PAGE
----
Hilda has been fortunate to attend school up to age 18. Her mother is a MayaWorks artisan partner. With the income she earned, she was able to send Hilda to school starting at the age of six. Hilda also contributed to her studies by working in her aunt and uncle's store. With her small earnings, she helped pay for school supplies.
Hilda is 100% committed to her daughter's education. She hopes to see her baby girl graduate college some day!
Margarita Yax Tucubal was born 56 years ago in a small village of Tecpán, Guatemala. She was one of seven children. Her family had very little money so, from early on in her life, she was expected to find work to help with the family expenses. At the age of eight, she left her family to work as a domestic in the home of a wealthier family in town. Margarita never attended a day of school.
At the age of 17, she fell in love and got married to a young farmer. He was a good provider for Margarita and their three children. They were very happy but their happiness wasn't to last. One afternoon, eight years into their marriage, soldiers came and draged her husband from their home. She looked all over for him and sadly, after two days, she found his remains. At 25, Margarita was a widow with three small children.
To make ends meet, Margarita crocheted sweaters, hats and scarves and sold them in her community. She also learned to weave. Soon women came to her to purchase her huipiles, the traditional brightly woven shirts worn by indigenous women in Guatemala. Within time she began to make products for MayaWorks and leaned to weave on a treadle foot loom with the help of MayaWorks trainings.
With a MayaWorks micro-loan, Margarita has purchased a sewing machine to expand the types of products she can sell. She has also purchased piglets that she cares for until they are ready to be sold at market for a very nice profit. Margarita is very diligent about paying back her loan and has had several MayaWorks micro-loans to date. She is an excellent example of how to manage a micro-loan for those young women who are just starting out on their income-generating projects.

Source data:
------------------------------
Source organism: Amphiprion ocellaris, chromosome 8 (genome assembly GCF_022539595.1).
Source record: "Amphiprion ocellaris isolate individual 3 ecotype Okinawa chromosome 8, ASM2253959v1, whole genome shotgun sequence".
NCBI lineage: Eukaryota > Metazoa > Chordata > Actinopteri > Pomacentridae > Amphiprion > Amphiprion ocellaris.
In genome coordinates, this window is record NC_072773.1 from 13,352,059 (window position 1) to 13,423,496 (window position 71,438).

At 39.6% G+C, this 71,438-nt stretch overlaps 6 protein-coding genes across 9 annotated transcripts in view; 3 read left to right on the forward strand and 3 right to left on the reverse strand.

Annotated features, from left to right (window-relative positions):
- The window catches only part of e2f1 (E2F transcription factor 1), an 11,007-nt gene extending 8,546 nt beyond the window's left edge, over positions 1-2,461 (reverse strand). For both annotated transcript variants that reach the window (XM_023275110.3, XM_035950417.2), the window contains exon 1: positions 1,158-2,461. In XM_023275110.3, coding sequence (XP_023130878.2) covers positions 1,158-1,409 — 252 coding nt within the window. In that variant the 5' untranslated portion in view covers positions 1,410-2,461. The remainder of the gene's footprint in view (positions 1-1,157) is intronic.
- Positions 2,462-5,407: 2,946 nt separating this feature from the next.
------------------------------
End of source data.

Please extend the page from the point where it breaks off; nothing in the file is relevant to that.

MayaWorks is very proud of its loan recipients who make every effort to pay their microcredit loans on time!
This past month seven loan recipients finished paying off their income generating projects. Most of these loans were used to plant crops which yielded a very nice profit this year. Also, last month, MayaWorks awarded six new loans totaling just over $3,000. These loans will be used mainly for textile projects. Women will purchase thread and other equipment to make huipiles for sale to women in their communities. Huipiles are the beautifully woven shirts that indiginous women wear everyday.
Microcredit is one of the most effective tools to combat poverty in developing countries. It is especially effective in empowering women who often lack the employment history required by traditional lenders. Microcredit programs require much oversite, however. It is important to communicate regularly with loan recipients as well as provide ongoing training and development to ensure successful returns on investment.